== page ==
The effects of the COVID-19 pandemic have been felt by individuals and families all over the world. For migrant communities, the emotional and financial strains it left were acutely felt due to the vulnerability of those left behind, and the stresses and frustrations of the migrants themselves.
In this comic and animation, we have worked directly with interviews conducted by the MIDEQ research teams in Nepal and Malaysia and adapted their findings into a story about a Nepalese wife, Aasha, whose husband migrates to Malaysia for work, just before COVID-19 struck. By positioning the story from the point of view of Aasha, looking after her two young children and her elderly parents in-law in rural Nepal, we explore an often overlooked story of a wife and mother at home after her husband migrates. Doing so illustrates the emotional and financial challenges migrant families face, amplified through the pandemic.
Working in close collaboration with the MIDEQ Nepal and Malaysia teams, we commissioned Nepalese artist, Neeti Shrestha, to illustrate the comic. Neeti beautifully illustrated every scene and due to her intimate knowledge of Nepal, she managed to weave in cultural nuance in every scene, from clothes to food and even body language. We relied on field photographs and journalism to gather reference images for the mostly unseen experience of migrant workers in Malaysia. Neeti skillfully imagined the lived experiences of factory work and dormitory living conditions.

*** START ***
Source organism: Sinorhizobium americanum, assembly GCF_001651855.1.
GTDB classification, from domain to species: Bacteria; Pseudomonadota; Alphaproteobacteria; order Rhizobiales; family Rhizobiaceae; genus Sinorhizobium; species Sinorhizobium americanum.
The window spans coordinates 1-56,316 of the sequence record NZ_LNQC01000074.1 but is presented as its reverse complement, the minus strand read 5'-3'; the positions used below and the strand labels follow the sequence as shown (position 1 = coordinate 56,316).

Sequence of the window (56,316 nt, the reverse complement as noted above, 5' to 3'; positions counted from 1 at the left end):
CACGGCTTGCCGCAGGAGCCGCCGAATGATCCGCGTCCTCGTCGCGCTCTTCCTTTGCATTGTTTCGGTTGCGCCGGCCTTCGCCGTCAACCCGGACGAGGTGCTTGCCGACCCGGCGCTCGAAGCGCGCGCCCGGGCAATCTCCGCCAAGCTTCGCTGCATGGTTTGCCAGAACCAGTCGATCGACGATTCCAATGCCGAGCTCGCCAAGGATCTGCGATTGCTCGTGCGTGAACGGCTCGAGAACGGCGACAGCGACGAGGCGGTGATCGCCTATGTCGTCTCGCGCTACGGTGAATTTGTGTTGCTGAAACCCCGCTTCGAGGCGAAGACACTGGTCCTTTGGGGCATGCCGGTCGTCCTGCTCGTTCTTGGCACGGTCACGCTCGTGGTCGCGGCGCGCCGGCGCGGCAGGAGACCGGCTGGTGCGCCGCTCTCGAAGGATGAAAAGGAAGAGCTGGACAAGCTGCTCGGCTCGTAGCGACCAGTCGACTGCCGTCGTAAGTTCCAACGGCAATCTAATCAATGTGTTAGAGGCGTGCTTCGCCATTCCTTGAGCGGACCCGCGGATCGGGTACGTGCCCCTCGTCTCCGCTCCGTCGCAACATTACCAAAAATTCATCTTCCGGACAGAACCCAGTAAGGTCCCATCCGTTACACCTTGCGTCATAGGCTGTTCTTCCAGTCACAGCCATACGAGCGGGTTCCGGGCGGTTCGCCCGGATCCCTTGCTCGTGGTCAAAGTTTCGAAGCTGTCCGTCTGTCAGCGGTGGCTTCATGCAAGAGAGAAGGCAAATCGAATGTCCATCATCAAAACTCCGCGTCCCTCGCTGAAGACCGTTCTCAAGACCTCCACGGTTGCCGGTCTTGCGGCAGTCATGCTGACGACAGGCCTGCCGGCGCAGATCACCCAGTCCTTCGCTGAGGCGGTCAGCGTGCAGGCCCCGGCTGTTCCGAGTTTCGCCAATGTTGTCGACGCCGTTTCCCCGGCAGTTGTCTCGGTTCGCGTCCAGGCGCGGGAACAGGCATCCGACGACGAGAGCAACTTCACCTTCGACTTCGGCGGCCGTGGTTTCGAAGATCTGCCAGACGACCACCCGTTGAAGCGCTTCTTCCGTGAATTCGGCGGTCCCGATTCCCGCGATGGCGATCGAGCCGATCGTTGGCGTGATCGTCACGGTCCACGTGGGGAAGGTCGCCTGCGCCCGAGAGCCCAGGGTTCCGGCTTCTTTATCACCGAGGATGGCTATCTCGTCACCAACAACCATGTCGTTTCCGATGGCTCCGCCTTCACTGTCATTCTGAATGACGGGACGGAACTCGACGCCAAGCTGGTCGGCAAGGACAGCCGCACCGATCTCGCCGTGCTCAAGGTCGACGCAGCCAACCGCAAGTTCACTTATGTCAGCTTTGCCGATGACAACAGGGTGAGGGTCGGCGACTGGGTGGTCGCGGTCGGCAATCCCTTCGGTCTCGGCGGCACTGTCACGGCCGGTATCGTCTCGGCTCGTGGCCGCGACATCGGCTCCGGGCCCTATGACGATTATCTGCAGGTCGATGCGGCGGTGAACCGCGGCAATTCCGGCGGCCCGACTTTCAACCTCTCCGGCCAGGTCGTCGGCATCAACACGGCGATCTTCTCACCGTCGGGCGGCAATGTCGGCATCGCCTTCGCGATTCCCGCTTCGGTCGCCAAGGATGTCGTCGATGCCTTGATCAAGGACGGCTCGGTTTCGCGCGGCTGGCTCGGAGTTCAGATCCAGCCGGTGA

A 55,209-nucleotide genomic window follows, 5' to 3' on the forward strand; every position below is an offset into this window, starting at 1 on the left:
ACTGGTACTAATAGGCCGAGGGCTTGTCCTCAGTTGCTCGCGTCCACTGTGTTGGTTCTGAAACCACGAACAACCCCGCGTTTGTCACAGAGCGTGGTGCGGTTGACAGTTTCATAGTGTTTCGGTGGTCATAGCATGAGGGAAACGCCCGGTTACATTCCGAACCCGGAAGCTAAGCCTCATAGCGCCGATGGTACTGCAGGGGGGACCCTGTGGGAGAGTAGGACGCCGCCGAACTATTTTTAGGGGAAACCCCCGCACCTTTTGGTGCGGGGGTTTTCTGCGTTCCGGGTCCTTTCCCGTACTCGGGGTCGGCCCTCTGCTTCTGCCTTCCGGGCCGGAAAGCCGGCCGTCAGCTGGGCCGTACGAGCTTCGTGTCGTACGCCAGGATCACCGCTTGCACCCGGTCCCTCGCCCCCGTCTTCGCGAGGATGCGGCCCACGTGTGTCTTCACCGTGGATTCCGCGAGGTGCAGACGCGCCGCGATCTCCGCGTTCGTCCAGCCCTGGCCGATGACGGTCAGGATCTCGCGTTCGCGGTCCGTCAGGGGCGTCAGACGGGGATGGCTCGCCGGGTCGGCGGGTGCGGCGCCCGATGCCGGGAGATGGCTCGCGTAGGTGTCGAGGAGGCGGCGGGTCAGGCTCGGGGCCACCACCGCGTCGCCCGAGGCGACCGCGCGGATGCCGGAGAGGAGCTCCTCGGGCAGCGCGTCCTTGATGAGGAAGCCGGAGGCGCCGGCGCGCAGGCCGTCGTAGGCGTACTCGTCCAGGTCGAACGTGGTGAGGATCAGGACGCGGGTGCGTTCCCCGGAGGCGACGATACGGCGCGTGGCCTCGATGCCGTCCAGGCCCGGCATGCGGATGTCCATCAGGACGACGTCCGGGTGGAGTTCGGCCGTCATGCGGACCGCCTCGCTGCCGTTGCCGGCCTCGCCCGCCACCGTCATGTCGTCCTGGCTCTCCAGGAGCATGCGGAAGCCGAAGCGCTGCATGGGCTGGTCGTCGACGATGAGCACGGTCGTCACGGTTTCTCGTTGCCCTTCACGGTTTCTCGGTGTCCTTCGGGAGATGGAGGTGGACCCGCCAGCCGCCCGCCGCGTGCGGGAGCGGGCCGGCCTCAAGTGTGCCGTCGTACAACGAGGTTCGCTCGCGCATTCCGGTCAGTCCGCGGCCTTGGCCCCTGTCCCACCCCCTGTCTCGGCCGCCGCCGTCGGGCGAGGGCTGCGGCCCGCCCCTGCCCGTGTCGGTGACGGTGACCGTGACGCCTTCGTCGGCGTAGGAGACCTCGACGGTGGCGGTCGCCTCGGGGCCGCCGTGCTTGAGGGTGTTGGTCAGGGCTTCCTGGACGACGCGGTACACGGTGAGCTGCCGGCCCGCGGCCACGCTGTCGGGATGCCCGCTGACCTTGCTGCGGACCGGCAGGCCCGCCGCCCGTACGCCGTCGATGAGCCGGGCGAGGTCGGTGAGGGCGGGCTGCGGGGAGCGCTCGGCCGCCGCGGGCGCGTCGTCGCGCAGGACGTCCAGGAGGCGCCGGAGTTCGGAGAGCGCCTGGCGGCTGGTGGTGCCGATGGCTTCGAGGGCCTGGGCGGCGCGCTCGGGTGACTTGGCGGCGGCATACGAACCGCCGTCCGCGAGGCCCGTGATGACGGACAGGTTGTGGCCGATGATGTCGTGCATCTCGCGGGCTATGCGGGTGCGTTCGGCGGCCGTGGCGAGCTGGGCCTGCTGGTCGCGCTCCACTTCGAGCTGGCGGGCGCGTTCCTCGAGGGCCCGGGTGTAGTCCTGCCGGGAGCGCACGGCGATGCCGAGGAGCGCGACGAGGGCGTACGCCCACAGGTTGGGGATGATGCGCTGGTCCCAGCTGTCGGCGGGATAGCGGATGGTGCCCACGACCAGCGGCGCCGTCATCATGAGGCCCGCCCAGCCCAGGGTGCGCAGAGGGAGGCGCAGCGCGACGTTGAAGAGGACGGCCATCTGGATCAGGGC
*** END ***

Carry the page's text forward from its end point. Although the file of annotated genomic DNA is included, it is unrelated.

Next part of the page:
We plan for this to be the first of a trilogy of Covid Chronicles that highlight the effects of the pandemic across other MIDEQ corridors and give a voice to some untold stories that communities have faced throughout the pandemic.
Commenting on the animation, Dr Seng Guan Yeoh, Co-Investigator in MIDEQ’s Nepal-Malaysia corridor said:
“This comic bears witness to the human security uncertainties and public health dangers faced by migrant workers in Malaysia in the time of Covid-19”.
Dr Anita Ghimire, Co-Investigator in MIDEQ’s Nepal-Malaysia corridor noted:
“The comic depicts the vulnerabilities that Nepali migrant workers face in countries of destination and the risks they are compelled to take for an income.”
Dr Benjamin Worku-Dix, Founding Director, PositiveNegatives said:
“I’m so pleased we had the opportunity to tell this often untold story of migration, of those left behind, managing the mundane family life and the struggles, isolation and emotions that are often experienced by migrant families.”